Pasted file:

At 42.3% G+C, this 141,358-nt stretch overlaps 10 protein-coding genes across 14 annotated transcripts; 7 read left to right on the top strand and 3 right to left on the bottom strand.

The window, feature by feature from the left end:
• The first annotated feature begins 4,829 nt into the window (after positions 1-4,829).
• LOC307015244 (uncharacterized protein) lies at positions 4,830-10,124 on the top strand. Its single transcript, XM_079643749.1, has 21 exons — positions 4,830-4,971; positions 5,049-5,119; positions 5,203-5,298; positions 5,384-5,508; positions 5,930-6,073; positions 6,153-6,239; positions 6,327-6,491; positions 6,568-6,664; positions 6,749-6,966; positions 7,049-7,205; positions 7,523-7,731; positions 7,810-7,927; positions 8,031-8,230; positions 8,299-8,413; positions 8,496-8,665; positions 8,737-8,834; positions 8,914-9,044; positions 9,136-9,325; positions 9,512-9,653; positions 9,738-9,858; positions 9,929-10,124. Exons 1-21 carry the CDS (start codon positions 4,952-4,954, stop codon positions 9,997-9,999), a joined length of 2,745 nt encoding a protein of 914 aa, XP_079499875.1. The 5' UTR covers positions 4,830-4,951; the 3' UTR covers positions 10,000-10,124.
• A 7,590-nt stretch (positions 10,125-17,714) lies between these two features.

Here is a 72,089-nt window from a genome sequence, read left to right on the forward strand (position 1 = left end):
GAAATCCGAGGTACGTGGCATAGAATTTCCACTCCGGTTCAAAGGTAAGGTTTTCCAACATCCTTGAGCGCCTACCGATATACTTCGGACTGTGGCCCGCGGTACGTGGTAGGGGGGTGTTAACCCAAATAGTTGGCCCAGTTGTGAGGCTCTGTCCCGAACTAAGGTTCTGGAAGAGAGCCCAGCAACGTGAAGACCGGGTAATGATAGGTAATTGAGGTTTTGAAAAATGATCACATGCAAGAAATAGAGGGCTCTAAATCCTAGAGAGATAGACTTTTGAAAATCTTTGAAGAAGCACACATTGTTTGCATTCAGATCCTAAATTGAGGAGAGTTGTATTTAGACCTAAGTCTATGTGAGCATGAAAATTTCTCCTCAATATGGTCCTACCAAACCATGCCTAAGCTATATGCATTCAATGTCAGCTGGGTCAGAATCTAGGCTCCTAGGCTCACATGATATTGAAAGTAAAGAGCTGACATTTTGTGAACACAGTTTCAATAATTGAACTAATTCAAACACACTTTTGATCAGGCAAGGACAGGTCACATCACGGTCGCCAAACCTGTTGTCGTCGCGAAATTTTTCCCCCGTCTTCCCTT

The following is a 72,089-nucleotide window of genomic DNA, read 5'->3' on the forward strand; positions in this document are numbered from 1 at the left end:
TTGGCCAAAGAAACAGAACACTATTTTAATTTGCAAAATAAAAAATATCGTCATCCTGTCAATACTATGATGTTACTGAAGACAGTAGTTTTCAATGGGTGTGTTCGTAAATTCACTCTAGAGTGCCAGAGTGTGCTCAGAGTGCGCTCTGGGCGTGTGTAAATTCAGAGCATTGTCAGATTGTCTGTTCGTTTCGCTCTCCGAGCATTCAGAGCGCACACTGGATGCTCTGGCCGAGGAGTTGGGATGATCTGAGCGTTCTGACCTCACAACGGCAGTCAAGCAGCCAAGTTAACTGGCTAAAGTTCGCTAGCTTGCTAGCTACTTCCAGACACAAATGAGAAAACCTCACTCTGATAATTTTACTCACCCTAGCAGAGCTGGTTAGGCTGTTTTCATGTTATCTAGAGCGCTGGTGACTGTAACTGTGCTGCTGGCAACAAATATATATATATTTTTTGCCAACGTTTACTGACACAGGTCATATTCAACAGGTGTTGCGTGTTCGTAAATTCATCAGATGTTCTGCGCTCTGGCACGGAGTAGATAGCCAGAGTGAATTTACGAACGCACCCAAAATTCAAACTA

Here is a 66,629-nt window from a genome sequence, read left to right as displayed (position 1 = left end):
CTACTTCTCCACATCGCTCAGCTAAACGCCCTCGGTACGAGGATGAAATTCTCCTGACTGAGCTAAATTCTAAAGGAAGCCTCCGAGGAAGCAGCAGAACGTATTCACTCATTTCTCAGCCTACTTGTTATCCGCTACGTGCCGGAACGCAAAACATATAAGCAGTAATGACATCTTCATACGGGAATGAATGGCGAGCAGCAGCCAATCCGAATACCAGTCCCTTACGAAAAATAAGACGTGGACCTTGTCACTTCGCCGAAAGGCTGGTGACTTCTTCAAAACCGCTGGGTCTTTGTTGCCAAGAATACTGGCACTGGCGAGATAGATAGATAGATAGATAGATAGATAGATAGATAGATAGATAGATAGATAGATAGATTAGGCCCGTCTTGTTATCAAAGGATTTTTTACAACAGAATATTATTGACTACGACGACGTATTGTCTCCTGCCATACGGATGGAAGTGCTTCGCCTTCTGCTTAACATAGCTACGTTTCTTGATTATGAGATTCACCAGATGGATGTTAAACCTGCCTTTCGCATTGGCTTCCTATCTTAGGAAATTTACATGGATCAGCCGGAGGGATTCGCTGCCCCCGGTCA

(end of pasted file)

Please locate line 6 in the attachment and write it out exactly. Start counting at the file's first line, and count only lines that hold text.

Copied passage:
Here is a 72,089-nt window from a genome sequence, read left to right on the forward strand (position 1 = left end):